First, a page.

By the time the race returned to the motor race circuit, 14 riders had forged a two minute lead but some hard chasing by the yellow jersey reduced this to little more than a minute by the finish. In a close sprint, from the front group, the stage was won by Tim Barry (Team Munster) from Ben Greenwood (Recycling.co.uk), with Andy Lyons (Parrot Print RT) in third. Back in the main bunch, a crash on the, by now wet and slippery surface, penultimate corner nearly spelt trouble for Coleman as some 20 riders came down around him. Fortunately he was unscathed and retained the yellow jersey, just a few seconds ahead of Welsh International Anthony Malaczyk. Urquhart retained the Sprints Jersey and National Elite MTB Champion Jody Crawforth (Evans RT) now wore the King of the Mountains jersey.
The fourth stage was held on a new circuit on the western edge of the Ashdown Forest, based at Danehill. As one rider, John Ibbotson (Pacific racing) said, “With many peoples minds firmly fixed on tomorrows brutal Ashdown showdown, it was thought that today may just be a friendly jaunt around the back roads of East Sussex. This wasn’t exactly how it panned out – being that the circuit was either up or down, but seemingly mostly up.” Certainly, it was another hard stage, which sorely tried the stamina of many riders. Yet again, a break developed and this time 8 riders developed a 3 minute lead from the main bunch as they tackled the 2 mile long uphill section from Danehill to Coleman’s Hatch. After 4 ¼ hours of hard riding, the stage was finally won by Jody Crawforth, of race sponsor Evans Cycles Road Team from Ben Greenwood (Recycling.co.uk) and Chris McNamara (Team Synergy).
After a good night’s rest, the remaining 69 riders duly turned up at Crowborough for ‘the big one’. This final stage is the most spectacular one, in particular its final circuit which takes the race up the dreaded ‘Wall’ three times. For the spectators at the top of the Wall, the sight of the riders struggling up the hill is one that inspires admiration. By the first time the riders reach this point, they have already ridden up to Crowborough from Lye Green three times and climbed the 2½ mile drag from Lye Green to Kingstanding Hill.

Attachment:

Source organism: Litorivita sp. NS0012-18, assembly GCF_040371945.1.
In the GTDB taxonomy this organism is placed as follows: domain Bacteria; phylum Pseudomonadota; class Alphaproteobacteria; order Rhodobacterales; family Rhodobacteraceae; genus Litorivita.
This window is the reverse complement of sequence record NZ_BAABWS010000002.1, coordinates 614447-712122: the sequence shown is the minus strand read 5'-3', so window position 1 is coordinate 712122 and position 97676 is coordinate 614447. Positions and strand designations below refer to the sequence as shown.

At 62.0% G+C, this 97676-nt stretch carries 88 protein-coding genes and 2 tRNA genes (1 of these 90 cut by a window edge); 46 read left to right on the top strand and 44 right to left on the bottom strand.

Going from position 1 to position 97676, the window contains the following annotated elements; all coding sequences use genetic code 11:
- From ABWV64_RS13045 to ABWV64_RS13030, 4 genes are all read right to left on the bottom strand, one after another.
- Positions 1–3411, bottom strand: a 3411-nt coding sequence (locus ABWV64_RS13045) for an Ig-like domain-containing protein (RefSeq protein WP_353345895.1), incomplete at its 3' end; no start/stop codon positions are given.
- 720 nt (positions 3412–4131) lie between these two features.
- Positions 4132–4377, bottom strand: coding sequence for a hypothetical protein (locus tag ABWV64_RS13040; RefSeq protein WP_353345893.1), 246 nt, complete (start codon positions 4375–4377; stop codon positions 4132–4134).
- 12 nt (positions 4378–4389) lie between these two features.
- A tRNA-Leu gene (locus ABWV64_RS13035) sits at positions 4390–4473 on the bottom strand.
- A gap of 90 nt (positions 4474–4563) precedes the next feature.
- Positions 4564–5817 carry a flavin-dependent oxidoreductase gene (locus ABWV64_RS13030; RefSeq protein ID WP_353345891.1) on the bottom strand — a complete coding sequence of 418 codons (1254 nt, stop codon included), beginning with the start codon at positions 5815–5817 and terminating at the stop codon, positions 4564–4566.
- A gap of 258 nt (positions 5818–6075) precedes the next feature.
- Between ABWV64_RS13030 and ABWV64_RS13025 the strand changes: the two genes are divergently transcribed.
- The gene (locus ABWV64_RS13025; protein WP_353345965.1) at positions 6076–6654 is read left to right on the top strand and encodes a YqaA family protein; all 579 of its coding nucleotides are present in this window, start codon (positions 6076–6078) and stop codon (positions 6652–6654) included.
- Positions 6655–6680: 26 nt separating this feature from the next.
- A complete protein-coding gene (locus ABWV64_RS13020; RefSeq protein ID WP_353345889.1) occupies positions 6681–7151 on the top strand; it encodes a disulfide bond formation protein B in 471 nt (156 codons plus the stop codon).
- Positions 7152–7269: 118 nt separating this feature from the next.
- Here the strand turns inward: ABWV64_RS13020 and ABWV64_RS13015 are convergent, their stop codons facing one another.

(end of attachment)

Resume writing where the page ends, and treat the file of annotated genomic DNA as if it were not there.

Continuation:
Matt Melville (VC St Raphael) made a break on the Crowborough Hill and was later joined by Alistair Kay (York Cycleworks) and Anthony Malaczyk (Wales). By the time the three had reached the Wall, their lead was 1½ minutes but the bunch reacted and swiftly closed the gap so that by the third ascent the lead had changed again. Now, 2003 final stage & race winner, Paul Griffin (Team Munster) was riding alone at the front and he crossed the finish line alone, some 33 seconds ahead of Malaczyk and Snodden.
So, the race was over, but one final scene needed to be played out as the riders and supporters waited for the final timings to be totalled to those of the previous days’ so as to establish the overall winner. There was much discussion as to who ‘might have done enough’ on the final stage to take the laurels. When Keith Butler announced the top three, in reverse order – naturally, there were cheers and gasps as the realisation dawned that Snodden had won from Griffin by just 3 seconds. Andrew Roche claimed 3rd. Duncan Urqhart won the green ‘Points Leader’ jersey and local rider Jody Crawforth was crowned ‘King of the Mountains’.